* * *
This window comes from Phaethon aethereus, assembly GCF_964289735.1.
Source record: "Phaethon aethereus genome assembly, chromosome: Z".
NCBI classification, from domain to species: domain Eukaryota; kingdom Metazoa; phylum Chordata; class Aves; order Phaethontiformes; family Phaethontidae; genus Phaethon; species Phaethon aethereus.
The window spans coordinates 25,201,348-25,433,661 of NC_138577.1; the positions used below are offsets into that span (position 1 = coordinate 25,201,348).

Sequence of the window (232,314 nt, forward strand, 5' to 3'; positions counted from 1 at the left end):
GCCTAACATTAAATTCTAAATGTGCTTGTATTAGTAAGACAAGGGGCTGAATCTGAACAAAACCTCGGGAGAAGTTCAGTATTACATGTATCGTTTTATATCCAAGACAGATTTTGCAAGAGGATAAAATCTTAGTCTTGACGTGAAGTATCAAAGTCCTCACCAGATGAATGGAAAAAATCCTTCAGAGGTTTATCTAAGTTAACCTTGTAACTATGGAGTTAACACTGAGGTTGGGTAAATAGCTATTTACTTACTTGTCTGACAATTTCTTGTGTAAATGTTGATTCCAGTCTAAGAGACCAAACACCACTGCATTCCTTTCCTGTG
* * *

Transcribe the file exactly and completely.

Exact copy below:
This window comes from Phaethon aethereus, assembly GCF_964289735.1.
Source record: "Phaethon aethereus genome assembly, chromosome: Z".
NCBI classification, from domain to species: domain Eukaryota; kingdom Metazoa; phylum Chordata; class Aves; order Phaethontiformes; family Phaethontidae; genus Phaethon; species Phaethon aethereus.
The window spans coordinates 25,201,348-25,433,661 of NC_138577.1; the positions used below are offsets into that span (position 1 = coordinate 25,201,348).

Sequence of the window (232,314 nt, forward strand, 5' to 3'; positions counted from 1 at the left end):
GCCTAACATTAAATTCTAAATGTGCTTGTATTAGTAAGACAAGGGGCTGAATCTGAACAAAACCTCGGGAGAAGTTCAGTATTACATGTATCGTTTTATATCCAAGACAGATTTTGCAAGAGGATAAAATCTTAGTCTTGACGTGAAGTATCAAAGTCCTCACCAGATGAATGGAAAAAATCCTTCAGAGGTTTATCTAAGTTAACCTTGTAACTATGGAGTTAACACTGAGGTTGGGTAAATAGCTATTTACTTACTTGTCTGACAATTTCTTGTGTAAATGTTGATTCCAGTCTAAGAGACCAAACACCACTGCATTCCTTTCCTGTG